Last week, Netflix managed to poach Game of Thrones’ showrunners David Benioff and D.B. Weiss from HBO with a $200 million dollar deal that announced an undisclosed number of TV shows and movies from the pair.
It’s a lot of money, sure, but not the most the streaming service has shelled out for a top-tier creative with a successful track record. Ryan Murphy scored a $300 million handshake with the expectation he’d create ten projects within five years — the first of which is the September slated mini-series, The Politician, about a college-cheating scandal that pre-dates the Lori Loughlin sting. And ABC lost Shonda Rhimes to Netflix in 2017 for a cool $150 million in the hopes that her eight planned series would generate the kind of viewership that her TGIT lineup did on network TV.
In other words, Netflix seems to be banking on established showrunners, those who’ve delivered rating success, garnered awards recognition, and fueled a social conversation in a time when communal TV watching seems to be dying out. Whether Benioff and Weiss can make good on that implied promise without the aid of source material from other artists, it’s hard to tell. Thrones seemed to struggle with its narrative in those final few seasons when the show went off-book, and Benioff and Weiss were solely in the driver’s seat. The final season was divisive at best.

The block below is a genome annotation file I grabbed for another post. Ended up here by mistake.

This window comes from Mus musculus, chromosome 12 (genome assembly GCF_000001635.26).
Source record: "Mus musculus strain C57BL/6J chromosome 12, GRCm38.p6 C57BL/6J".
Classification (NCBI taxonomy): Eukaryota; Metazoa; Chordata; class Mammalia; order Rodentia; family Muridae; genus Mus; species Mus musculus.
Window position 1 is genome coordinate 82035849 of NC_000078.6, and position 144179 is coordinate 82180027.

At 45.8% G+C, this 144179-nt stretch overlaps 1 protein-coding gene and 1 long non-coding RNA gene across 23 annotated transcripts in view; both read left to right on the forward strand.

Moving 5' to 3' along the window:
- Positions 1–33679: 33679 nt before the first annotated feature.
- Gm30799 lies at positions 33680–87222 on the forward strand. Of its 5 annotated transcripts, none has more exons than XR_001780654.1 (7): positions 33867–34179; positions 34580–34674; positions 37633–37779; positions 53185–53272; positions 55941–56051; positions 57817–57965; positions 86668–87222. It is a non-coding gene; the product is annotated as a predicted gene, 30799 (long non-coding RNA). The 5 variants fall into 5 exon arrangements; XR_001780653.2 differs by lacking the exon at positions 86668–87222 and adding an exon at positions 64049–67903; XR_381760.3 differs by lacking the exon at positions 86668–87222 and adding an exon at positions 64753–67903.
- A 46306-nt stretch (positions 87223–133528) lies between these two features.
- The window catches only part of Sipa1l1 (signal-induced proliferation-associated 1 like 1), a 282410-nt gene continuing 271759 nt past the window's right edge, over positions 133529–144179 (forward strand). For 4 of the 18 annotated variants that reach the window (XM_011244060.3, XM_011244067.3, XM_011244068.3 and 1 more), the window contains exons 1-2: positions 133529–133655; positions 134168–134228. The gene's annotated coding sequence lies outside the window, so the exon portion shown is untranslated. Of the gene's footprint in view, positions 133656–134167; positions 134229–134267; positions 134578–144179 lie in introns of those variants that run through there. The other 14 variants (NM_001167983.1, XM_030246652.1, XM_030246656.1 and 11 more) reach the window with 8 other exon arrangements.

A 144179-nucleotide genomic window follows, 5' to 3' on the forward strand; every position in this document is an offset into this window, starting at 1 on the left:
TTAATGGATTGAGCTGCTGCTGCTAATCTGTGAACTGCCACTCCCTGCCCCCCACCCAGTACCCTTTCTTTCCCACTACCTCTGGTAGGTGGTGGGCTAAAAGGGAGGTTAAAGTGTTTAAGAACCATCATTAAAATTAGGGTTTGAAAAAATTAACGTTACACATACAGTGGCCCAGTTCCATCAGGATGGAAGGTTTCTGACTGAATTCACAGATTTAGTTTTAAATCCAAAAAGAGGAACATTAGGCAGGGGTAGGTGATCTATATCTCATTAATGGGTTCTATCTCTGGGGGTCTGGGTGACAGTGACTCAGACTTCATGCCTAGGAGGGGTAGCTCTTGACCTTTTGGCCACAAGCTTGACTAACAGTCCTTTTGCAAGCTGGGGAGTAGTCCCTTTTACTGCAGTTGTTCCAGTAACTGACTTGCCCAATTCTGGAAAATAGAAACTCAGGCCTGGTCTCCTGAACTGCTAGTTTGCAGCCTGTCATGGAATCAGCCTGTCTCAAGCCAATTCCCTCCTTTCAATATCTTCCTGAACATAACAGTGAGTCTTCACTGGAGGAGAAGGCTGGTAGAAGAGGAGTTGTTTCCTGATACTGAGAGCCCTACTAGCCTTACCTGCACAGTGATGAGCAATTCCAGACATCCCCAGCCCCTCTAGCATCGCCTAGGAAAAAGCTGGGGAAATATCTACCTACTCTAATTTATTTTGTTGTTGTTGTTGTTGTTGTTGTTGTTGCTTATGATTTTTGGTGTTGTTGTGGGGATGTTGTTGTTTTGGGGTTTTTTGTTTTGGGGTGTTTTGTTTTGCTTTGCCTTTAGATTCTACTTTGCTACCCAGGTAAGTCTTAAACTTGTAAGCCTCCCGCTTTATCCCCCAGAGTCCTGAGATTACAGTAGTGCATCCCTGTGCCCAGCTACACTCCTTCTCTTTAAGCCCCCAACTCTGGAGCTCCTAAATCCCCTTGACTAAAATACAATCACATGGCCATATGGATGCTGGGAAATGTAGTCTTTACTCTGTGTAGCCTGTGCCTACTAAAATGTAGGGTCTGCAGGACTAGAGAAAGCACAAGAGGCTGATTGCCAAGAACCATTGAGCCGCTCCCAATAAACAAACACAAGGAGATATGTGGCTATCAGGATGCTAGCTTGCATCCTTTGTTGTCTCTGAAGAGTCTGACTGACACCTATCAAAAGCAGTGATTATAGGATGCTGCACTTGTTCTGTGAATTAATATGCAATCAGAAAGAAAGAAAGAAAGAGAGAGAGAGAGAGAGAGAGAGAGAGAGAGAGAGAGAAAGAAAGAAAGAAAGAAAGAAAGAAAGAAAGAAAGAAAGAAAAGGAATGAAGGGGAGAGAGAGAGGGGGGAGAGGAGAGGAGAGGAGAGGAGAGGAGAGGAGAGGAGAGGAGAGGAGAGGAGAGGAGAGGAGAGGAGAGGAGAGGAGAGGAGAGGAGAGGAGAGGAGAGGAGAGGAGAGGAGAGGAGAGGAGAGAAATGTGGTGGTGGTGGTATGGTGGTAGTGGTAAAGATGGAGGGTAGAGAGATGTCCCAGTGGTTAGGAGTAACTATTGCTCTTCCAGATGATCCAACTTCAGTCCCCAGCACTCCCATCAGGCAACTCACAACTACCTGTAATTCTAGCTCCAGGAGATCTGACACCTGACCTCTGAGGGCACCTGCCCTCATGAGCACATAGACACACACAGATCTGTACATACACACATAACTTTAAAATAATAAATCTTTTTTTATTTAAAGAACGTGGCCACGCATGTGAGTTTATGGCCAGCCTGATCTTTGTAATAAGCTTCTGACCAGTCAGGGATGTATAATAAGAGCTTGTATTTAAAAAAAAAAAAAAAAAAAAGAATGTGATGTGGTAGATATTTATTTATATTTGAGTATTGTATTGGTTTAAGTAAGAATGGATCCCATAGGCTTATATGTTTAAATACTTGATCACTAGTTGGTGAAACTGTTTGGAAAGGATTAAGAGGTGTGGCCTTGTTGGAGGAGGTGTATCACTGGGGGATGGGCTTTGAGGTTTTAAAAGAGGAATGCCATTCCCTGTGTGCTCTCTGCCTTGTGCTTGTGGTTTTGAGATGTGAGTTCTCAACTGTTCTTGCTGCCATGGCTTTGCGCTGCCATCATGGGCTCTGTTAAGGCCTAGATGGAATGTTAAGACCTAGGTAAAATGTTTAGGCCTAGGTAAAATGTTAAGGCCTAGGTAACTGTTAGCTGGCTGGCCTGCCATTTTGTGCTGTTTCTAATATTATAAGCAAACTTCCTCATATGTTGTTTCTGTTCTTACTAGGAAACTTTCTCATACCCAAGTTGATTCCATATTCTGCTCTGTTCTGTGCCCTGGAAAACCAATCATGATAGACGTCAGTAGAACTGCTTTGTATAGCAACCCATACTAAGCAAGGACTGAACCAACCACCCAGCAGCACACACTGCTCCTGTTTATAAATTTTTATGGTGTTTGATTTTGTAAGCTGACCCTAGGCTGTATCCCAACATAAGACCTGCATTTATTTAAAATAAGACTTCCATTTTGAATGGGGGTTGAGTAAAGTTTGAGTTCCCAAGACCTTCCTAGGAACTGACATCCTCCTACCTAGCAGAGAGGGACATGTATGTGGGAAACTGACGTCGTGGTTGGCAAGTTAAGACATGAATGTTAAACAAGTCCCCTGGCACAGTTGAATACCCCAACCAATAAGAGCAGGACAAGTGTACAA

But it’s not the question mark hovering over the duo’s writing capabilities that leaves a sour taste in the mouth after they’ve been given millions of dollars just to play ball. It’s the knowledge that other shows, the work of lesser-known creatives, are being sacrificed to fund the price tag. This year, Netflix has canceled 14 shows and announced the planned endings of a few more. Of those shows, eight were created or co-created by women, and none of them ran longer than the expected three seasons, which used to be the unofficial length an original series would run before Netflix debated its renewal.